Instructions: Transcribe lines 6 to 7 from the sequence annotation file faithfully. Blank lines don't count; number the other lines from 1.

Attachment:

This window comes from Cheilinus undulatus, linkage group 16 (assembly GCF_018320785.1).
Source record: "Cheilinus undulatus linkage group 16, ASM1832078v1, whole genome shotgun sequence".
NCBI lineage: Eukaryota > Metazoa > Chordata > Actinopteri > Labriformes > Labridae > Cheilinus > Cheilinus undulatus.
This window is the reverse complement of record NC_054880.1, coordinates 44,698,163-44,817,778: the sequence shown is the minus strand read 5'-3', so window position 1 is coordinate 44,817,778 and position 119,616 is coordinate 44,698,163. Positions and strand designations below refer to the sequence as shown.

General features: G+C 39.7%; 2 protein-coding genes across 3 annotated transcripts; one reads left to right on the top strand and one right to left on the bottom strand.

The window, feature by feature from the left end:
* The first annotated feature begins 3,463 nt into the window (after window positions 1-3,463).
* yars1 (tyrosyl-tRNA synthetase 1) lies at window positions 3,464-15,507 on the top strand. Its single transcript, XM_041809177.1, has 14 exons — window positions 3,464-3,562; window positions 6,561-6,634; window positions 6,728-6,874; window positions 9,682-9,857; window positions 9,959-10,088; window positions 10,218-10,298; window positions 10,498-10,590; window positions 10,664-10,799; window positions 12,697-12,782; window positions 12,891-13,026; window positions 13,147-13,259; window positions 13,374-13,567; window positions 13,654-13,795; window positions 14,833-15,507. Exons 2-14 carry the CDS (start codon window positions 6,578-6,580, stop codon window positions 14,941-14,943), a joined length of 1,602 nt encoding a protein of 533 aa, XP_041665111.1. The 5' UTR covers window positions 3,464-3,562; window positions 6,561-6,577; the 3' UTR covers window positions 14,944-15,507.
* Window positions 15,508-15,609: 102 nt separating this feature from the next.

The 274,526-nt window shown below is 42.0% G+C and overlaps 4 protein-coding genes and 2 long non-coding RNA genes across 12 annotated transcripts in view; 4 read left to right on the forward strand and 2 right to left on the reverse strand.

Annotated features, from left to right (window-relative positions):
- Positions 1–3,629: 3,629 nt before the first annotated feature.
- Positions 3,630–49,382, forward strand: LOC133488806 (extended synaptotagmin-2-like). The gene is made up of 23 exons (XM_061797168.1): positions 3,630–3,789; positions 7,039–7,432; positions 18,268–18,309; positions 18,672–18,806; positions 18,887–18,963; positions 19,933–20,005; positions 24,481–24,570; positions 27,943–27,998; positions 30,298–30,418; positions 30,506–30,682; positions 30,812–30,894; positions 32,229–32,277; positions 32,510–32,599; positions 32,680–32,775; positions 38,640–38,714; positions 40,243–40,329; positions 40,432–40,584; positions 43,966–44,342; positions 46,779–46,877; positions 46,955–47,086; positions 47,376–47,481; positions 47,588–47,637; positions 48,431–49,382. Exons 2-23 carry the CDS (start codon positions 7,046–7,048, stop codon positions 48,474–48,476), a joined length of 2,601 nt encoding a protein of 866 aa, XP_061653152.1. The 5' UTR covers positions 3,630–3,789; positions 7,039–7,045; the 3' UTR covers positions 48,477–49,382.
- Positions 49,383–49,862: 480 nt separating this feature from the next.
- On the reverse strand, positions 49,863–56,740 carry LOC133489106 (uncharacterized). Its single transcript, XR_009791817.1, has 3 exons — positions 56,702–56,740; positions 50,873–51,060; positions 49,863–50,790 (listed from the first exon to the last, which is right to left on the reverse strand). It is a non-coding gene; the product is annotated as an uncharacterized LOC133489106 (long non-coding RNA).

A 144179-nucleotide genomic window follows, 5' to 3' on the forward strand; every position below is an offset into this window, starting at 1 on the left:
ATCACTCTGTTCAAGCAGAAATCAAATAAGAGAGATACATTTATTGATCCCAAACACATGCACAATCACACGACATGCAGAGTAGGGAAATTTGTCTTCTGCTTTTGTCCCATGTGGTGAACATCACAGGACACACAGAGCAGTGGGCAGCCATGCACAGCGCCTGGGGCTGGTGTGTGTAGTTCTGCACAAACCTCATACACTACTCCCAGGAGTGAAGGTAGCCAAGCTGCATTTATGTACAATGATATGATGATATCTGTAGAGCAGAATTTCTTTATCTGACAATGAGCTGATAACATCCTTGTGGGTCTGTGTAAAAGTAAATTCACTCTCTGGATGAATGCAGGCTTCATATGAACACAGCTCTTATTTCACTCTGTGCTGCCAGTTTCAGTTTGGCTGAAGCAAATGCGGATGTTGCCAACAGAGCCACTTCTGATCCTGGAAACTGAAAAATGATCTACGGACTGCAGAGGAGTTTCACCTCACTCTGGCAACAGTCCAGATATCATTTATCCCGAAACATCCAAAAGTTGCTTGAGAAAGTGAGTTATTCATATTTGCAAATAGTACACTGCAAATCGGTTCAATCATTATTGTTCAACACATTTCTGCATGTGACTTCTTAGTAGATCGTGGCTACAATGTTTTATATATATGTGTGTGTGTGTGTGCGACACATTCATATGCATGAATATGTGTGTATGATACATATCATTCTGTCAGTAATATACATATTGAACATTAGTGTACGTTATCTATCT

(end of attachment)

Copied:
The window, feature by feature from the left end:
* The first annotated feature begins 3,463 nt into the window (after window positions 1-3,463).